Sunday, September 13, 2009

Getting The Scarlet Skunk Off

When: Sunday, September 13th, from 3pm to 6pm
Where: Scarlet Oak Pond, on the Ramapo Reservation near Mahwah, Bergen County
What: Bass fishing and more importantly, relaxing.
Weather: High probably around 80, light to no wind, party cloudy to blue-bird skies.

I woke up on Saturday morning to the equivalent of what I deem a nightmare. Our month-long process of purging our storage facility had taken its toll on our apartment and left it in complete disarray. We had two more days to finish moving out of it, our place was already completely cluttered with objects waiting to be given a home, and to boot, this was the day that I had chosen to do my writing for the October issue of The New Jersey Angler.

In a moment of complete hopelessness and desperation, I asked Lindsay to phone Liz and regretfully inform her that we were not going to be able to join her for the opening game of the Giants' football season the following day. The forecast for our weekend was bleak.

As I sat down to write, Lindsay set out to get things done. By the end of the day, although far from having completed everything that we needed to do, things were undoubtedly looking up.

By the time the sun came up on Sunday, we were already busy as bees. This day, however, we could see a light at the end of the tunnel, and even suspected that we could steal away for a couple of hours to relax after going non-stop for the majority of the weekend.

At 3pm on Sunday, Lindsay found herself in a chair reading a book on the shore of Scarlet Oak Pond, and I was deciding which lure to tie on for a little fishing before we headed back home to finish our work.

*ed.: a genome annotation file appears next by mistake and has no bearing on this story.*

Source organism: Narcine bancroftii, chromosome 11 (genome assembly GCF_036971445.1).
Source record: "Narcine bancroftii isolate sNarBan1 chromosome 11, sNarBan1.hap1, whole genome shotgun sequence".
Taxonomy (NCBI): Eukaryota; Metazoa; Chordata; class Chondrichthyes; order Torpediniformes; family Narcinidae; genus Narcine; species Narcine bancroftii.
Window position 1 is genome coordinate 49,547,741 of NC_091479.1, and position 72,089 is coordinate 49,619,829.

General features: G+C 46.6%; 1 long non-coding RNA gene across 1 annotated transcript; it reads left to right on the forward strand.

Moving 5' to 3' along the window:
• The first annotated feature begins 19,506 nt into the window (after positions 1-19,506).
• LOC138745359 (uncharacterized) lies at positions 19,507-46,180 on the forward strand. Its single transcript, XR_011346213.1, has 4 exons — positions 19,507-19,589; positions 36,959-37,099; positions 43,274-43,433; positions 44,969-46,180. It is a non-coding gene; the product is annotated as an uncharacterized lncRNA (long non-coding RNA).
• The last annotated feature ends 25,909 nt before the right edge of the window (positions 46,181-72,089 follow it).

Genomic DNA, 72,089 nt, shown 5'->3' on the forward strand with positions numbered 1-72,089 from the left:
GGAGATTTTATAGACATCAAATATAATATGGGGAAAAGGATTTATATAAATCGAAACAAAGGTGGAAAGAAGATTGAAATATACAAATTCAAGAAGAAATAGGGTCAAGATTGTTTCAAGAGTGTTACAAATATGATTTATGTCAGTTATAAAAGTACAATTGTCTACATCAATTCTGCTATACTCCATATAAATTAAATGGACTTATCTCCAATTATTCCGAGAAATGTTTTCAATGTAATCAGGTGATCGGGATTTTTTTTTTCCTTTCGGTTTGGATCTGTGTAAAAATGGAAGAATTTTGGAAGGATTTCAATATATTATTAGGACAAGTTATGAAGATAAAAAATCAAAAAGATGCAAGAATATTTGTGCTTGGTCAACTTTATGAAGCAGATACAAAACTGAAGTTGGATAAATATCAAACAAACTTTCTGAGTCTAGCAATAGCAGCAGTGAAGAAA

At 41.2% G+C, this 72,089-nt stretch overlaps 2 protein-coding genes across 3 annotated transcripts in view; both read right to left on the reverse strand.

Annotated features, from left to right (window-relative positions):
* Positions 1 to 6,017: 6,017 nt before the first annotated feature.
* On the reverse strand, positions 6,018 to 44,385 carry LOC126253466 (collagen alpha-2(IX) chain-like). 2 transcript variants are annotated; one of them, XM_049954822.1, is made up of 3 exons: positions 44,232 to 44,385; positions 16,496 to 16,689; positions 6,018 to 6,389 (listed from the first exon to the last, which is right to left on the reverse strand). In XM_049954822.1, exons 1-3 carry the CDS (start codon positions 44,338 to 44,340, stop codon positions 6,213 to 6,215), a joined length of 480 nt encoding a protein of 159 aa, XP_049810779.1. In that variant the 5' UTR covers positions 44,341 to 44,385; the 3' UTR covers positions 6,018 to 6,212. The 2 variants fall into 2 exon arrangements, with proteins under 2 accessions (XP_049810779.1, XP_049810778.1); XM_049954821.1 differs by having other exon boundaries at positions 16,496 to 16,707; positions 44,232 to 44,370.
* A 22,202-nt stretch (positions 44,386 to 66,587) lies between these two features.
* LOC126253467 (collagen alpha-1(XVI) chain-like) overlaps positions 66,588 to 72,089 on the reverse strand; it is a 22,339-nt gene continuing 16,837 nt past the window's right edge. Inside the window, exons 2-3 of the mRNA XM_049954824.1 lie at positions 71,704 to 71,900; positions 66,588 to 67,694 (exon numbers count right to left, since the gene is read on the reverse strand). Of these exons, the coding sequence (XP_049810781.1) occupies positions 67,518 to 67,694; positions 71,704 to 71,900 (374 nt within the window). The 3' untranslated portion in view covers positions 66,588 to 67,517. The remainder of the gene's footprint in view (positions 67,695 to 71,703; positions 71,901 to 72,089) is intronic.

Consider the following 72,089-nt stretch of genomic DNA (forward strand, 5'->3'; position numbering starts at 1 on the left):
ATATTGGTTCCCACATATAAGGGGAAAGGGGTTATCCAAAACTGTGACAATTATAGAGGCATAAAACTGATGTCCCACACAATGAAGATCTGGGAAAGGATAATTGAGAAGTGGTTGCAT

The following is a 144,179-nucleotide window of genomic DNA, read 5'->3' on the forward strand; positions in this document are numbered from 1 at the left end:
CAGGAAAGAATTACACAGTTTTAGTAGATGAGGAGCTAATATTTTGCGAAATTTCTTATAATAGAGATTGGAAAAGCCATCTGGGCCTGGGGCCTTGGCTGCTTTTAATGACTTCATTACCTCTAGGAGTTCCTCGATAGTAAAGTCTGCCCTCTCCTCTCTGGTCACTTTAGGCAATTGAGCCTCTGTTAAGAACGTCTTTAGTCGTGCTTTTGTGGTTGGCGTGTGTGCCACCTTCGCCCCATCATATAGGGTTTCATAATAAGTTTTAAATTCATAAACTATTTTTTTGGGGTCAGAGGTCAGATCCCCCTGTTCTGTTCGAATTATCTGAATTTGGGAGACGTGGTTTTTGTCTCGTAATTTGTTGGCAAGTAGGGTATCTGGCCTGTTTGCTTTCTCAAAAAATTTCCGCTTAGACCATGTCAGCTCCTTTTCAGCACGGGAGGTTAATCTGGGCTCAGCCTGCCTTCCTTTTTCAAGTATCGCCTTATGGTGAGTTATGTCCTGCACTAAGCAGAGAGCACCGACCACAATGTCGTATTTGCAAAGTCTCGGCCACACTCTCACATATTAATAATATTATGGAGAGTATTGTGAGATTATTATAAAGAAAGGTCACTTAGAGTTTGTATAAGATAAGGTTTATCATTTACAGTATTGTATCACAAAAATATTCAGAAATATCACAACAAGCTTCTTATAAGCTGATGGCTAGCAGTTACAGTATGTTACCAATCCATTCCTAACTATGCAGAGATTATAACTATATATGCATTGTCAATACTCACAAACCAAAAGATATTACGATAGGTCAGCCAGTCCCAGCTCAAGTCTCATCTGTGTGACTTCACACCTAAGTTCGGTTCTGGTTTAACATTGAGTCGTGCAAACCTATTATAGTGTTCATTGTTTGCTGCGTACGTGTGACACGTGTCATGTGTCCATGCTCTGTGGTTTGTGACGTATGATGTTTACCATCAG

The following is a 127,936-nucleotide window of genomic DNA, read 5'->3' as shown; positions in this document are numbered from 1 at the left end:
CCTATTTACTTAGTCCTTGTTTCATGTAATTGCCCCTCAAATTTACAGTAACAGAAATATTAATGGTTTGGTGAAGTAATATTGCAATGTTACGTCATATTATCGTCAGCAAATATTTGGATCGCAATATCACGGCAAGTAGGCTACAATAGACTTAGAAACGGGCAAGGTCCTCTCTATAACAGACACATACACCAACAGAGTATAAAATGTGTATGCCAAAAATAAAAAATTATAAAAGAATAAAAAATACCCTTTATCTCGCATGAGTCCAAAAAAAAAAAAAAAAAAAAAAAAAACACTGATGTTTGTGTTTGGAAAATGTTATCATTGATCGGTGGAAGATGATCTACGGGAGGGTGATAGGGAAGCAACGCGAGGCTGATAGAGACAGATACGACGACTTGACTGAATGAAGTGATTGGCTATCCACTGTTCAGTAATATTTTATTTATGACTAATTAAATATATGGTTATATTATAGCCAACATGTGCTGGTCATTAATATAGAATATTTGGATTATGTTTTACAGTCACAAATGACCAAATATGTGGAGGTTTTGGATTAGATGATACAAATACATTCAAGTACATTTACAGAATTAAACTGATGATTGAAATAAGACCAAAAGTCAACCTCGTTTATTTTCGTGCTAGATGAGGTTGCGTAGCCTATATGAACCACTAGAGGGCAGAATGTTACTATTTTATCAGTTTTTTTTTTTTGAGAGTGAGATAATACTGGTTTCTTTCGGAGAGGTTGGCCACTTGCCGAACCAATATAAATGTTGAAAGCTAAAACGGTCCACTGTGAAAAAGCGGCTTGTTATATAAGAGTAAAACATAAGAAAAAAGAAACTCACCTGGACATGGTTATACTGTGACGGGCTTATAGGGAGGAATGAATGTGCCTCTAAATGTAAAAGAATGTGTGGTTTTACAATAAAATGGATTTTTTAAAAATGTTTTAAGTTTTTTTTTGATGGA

I tried a few things without any luck, but spent the majority of the time fishing a Texas-rigged plastic worm for a very specific reason. Pulling a worm through all kinds of weeds and snags and working it off the bottom requires complete and total concentration. After having my mind racing for almost the entire weekend, the peacefulness of paying attention to nothing but the bait on the end of my line was priceless. I probably fished it for about an hour before I "woke-up." It was actually one the nicest times that I have had fishing that did not involve catching a fish.

Scarlet Oak Pond is a favorite of mine. I am a shore fisherman at heart for no better reason than that I am the most uncoordinated person that I know, and only feel right when my two feet are planted firmly on solid ground. There is not an abundance of freshwater lakes in New Jersey that have ample shore fishing, but this is one of them. The downside is that this park gets crowded, and the lake gets a lot of pressure. It's kind of a shame seeing bobbers stuck in the weeds with no one around to tend to them. The fish feel the pressure, and although I have caught some beautiful bass here, they can be few and far between.

Even with its reputation for being a stingy little puddle, I could not recall a day that I had been "skunked" on it. I was sure that this was going to be my day as I tried bait after bait after bait, but I finally hooked and landed a small bass on none other than my tried and true Yum Forktail Dinger.

The fish was pathetically small and I even went as far as telling Lindsay that it "didn't count," but whatever way you look at it, it was what, my friend, we call "getting the skunk off."

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